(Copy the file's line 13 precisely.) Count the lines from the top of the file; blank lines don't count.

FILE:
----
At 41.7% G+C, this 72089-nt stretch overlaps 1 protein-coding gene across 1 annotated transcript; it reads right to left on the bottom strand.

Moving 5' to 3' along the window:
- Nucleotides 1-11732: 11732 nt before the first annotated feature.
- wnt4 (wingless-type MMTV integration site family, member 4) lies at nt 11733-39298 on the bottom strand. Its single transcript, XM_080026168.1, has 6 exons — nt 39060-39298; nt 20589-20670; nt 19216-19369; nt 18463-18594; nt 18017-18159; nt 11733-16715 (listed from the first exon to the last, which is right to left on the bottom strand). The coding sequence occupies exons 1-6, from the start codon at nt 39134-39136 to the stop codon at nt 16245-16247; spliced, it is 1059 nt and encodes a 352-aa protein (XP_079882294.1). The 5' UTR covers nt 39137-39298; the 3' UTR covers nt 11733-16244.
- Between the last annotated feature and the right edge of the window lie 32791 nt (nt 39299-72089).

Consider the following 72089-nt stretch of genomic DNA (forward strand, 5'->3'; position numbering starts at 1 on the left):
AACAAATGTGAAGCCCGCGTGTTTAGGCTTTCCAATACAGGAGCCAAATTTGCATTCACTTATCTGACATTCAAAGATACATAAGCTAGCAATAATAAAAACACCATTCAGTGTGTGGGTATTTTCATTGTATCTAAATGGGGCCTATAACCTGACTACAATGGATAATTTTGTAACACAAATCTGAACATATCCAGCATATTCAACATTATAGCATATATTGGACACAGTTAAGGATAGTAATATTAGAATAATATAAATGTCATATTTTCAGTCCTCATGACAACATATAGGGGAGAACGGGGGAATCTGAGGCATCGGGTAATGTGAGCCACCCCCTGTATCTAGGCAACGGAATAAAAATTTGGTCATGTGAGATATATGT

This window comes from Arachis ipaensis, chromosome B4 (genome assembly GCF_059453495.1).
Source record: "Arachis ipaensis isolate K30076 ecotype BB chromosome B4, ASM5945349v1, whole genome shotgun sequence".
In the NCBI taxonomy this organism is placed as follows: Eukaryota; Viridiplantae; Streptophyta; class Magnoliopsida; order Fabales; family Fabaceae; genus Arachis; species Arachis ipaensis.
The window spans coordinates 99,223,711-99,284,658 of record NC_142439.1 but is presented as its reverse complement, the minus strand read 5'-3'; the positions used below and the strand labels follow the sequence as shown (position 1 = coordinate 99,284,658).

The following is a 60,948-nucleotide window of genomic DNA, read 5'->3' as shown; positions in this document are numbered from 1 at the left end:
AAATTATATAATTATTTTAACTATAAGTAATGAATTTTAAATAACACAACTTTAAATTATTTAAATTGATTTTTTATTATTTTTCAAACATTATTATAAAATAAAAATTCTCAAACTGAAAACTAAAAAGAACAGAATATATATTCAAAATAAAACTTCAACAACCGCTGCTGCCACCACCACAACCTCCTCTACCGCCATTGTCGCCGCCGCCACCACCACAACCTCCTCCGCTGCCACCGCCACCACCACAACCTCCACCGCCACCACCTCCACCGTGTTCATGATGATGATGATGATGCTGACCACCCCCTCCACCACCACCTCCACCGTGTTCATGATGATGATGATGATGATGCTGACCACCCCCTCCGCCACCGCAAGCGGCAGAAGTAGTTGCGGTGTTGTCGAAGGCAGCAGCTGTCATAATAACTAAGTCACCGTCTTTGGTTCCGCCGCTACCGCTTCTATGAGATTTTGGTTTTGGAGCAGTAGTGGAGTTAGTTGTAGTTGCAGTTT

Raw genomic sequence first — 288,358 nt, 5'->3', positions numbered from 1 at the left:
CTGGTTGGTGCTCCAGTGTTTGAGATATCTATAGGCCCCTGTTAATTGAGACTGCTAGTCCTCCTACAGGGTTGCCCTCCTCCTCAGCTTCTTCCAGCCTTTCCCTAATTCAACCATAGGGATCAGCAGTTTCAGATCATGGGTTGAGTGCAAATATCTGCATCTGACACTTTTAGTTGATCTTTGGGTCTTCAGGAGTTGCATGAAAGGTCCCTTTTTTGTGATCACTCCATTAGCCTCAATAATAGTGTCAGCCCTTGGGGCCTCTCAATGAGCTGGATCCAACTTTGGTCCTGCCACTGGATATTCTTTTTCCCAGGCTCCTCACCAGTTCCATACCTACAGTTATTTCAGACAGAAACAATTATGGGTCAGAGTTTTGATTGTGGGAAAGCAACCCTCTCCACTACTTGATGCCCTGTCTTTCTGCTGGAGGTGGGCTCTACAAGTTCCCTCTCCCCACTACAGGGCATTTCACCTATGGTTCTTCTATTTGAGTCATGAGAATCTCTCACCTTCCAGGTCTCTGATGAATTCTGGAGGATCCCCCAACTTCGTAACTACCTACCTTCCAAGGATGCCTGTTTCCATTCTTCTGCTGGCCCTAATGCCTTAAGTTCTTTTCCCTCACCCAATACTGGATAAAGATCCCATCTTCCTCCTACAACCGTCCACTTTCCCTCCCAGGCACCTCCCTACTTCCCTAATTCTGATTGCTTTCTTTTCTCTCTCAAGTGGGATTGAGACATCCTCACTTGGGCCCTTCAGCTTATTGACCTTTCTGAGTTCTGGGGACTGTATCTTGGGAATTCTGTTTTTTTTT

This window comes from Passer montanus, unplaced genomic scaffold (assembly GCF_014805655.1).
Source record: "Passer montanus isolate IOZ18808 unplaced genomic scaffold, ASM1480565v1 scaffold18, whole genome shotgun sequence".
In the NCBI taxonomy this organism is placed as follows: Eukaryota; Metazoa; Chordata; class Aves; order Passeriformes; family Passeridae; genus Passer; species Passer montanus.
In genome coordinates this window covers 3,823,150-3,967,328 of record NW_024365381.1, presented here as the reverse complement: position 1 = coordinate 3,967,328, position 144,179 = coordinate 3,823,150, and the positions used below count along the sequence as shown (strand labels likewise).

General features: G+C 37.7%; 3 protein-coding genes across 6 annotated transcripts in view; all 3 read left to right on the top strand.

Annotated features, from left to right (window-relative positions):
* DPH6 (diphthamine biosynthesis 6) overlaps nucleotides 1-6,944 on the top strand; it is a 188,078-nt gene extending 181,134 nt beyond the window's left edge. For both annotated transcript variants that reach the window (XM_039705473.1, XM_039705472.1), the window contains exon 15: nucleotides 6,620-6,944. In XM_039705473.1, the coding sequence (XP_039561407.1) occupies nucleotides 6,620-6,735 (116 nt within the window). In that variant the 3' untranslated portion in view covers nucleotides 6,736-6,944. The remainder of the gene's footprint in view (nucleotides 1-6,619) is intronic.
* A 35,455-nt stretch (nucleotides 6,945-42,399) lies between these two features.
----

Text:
AAATTATATAATTATTTTAACTATAAGTAATGAATTTTAAATAACACAACTTTAAATTATTTAAATTGATTTTTTATTATTTTTCAAACATTATTATAAAATAAAAATTCTCAAACTGAAAACTAAAAAGAACAGAATATATATTCAAAATAAAACTTCAACAACCGCTGCTGCCACCACCACAACCTCCTCTACCGCCATTGTCGCCGCCGCCACCACCACAACCTCCTCCGCTGCCACCGCCACCACCACAACCTCCACCGCCACCACCTCCACCGTGTTCATGATGATGATGATGATGCTGACCACCCCCTCCACCACCACCTCCACCGTGTTCATGATGATGATGATGATGATGCTGACCACCCCCTCCGCCACCGCAAGCGGCAGAAGTAGTTGCGGTGTTGTCGAAGGCAGCAGCTGTCATAATAACTAAGTCACCGTCTTTGGTTCCGCCGCTACCGCTTCTATGAGATTTTGGTTTTGGAGCAGTAGTGGAGTTAGTTGTAGTTGCAGTTT